The freight-loader thankfully recognized the incoming blow, and took to his manifest tablet. Three button taps later, he whistled for two baby-faced soldiers to assist him in loading the foot locker onto a wheeled cart. Together, the three men wheeled away the last mortal reminders Drakon left behind to an open Il-76 that would be Mozdok-bound within the hour. So very badly, Akula wanted to join that locker, to bring it home personally. It was a pulse of vulnerability that he bit back down and buried under the weight of his responsibility. Such distractions would take Akula home in a similar box, and he wouldn’t put Pasha or Andre through that.
“Fuck…” Grizli finally vented, letting his shoulders sag as the locker disappeared into the unmarked boxes of stuff in the back of the transport.
“At least she got that much. A lot of others get nothing at all.” Rhino countered, turning to head for the armory and training range.
Akula was tempted to follow the Chechen and grab a weapon, to blast some distant target into oblivion and pretend it was any number of NLD extremists that had cost Wildlife blood and bullets. But no…not today. Today, I need to feel the hit…
Silently, Akula turned to head for the sparring gym, which had once been a small hanger. To his surprise, the Ukrainian moved in step with him. “Not Oksana? You surprise me, Bear.”
Grizli laughed at that. “She must work, and sleep, sometime! Right now, beating up on the raw meat will be a good distraction.”
Akula had to laugh at that as much as Grizli did, the Ukrainian’s smugness rooted in the simple pleasures instead of a deep ego that befell many in their line of work. “Will you take her home when we leave here? Present her to your family?”
Bear laughed at that again, though it was tinged with a note of sadness, or perhaps understanding. “I doubt her husband would approve of such…still, to show her Hoverla and walk through Odessa…tell me Pskov could ever match that!”
“Never, and I’ve been there many times!” Shark admitted. “Perhaps, one day, I will bring Pasha to see the south.”
Grizli slapped Akula on the back. “You will be my guest! But I warn you, the Black Sea is warm and beautiful! You may not find the ice you need to bathe in.”
The sailor rubbed a hand along his forehead to cast off a palm-load of sweat. “Somehow, I doubt it will compare to this coarse hell we find ourselves in.”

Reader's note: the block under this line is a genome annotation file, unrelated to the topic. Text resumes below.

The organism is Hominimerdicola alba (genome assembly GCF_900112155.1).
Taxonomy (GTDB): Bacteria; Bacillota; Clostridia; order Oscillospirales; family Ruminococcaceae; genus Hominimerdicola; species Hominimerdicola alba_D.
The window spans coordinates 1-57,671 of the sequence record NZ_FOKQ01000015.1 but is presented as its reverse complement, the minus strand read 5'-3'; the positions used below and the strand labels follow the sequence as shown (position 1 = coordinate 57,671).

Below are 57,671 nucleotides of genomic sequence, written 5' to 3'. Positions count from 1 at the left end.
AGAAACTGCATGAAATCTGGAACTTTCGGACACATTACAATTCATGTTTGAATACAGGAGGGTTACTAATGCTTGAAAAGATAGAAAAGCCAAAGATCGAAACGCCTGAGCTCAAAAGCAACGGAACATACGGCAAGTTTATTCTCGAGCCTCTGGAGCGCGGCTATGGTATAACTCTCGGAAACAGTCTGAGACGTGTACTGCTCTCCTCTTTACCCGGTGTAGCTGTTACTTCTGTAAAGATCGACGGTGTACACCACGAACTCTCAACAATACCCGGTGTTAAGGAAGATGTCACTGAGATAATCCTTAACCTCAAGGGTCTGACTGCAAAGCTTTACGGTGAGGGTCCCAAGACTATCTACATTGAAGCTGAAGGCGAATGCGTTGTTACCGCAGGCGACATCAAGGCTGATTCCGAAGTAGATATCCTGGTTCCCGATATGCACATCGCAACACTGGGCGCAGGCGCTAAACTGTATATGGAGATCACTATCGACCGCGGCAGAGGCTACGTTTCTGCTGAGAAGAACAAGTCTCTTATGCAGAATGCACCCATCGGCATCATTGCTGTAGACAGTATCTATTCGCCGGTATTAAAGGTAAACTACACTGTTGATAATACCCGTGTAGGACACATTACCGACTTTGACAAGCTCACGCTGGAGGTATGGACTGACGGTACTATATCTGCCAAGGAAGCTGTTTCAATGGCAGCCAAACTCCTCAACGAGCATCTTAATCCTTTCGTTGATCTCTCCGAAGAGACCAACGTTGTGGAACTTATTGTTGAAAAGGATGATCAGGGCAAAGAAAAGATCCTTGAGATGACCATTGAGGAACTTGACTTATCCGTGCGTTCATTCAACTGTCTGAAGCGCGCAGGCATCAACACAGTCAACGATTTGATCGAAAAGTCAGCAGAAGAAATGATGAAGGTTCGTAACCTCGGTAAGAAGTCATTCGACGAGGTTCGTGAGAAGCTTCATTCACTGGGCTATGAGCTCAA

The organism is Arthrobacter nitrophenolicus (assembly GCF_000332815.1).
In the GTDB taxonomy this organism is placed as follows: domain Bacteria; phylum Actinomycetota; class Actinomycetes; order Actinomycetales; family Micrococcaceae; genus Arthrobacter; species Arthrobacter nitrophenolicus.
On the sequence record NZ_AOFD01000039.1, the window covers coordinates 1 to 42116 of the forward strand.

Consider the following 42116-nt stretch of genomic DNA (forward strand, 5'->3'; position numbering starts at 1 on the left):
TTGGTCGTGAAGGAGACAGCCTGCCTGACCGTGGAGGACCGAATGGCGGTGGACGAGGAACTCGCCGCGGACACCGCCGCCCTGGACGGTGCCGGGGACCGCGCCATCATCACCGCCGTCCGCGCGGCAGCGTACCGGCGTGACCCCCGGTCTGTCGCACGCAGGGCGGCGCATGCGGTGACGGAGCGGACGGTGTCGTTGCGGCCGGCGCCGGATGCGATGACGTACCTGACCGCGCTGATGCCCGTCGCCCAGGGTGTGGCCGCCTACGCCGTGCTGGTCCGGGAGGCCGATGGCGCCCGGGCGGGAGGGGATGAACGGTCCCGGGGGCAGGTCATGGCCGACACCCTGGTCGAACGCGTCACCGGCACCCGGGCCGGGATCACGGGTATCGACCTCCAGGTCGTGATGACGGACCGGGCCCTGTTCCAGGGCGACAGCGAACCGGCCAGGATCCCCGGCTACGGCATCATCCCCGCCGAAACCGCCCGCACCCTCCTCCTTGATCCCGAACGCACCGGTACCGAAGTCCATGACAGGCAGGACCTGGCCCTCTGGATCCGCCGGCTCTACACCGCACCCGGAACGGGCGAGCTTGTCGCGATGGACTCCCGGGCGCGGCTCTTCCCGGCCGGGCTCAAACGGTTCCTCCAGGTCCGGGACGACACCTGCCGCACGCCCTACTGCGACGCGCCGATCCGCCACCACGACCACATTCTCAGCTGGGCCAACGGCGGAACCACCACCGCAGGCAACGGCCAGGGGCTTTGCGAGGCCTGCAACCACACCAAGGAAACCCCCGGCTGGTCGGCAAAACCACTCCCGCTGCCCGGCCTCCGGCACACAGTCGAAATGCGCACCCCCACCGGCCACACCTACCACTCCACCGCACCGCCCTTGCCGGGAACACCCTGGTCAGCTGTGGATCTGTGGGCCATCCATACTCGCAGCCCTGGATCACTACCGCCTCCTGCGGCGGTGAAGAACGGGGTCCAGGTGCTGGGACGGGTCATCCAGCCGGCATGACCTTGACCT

The sounds of primal fury and struggle began to wash over them as the two men entered the sparring pit. Several gatherings of soldiers were already assembled, with paired matches already in progress on the satellite mats surrounding the main court. In that main ring, standing his ground as three others rushed at him with mock knives and a bayonet fixed to a rifle, was Tsezar, who used the impulsive charge of one young welp to scatter the other two.
Akula nodded at the expert display. “Speaking of hell, let’s teach these children how to not fuck themselves or each other.”
Part 19 of the ongoing Wildlife adventure, but one that’s very different from its kin. Among all the fighting, the killing, and the ugliness that such business can bring, such battles are still fought by people. Friends, siblings, even family. And loss hits everyone eventually.
I originally split this into two parts, but looking at it this morning, I just *felt* better to combine both sides into one large memorial and duty. Drakon deserves it, I think.
As for they story overall, and give the world as of today, I will be stepping away from it for at least a couple days to think. Full disclosure: what’s going on with Russia/Ukraine is sadly similar what I’d planned for a follow-up story to this one. Even Grizli’s own side-story was diving into this very situation, which may need to shift a whole lot now. Something else to think on.
Either way, I owe you all many thanks for staying with Akula and company on their wild ride so far, especially my dear friend Mayumi (aka BonusParts), who has been invaluable with her feedback and love of the characters.
I hope you all enjoy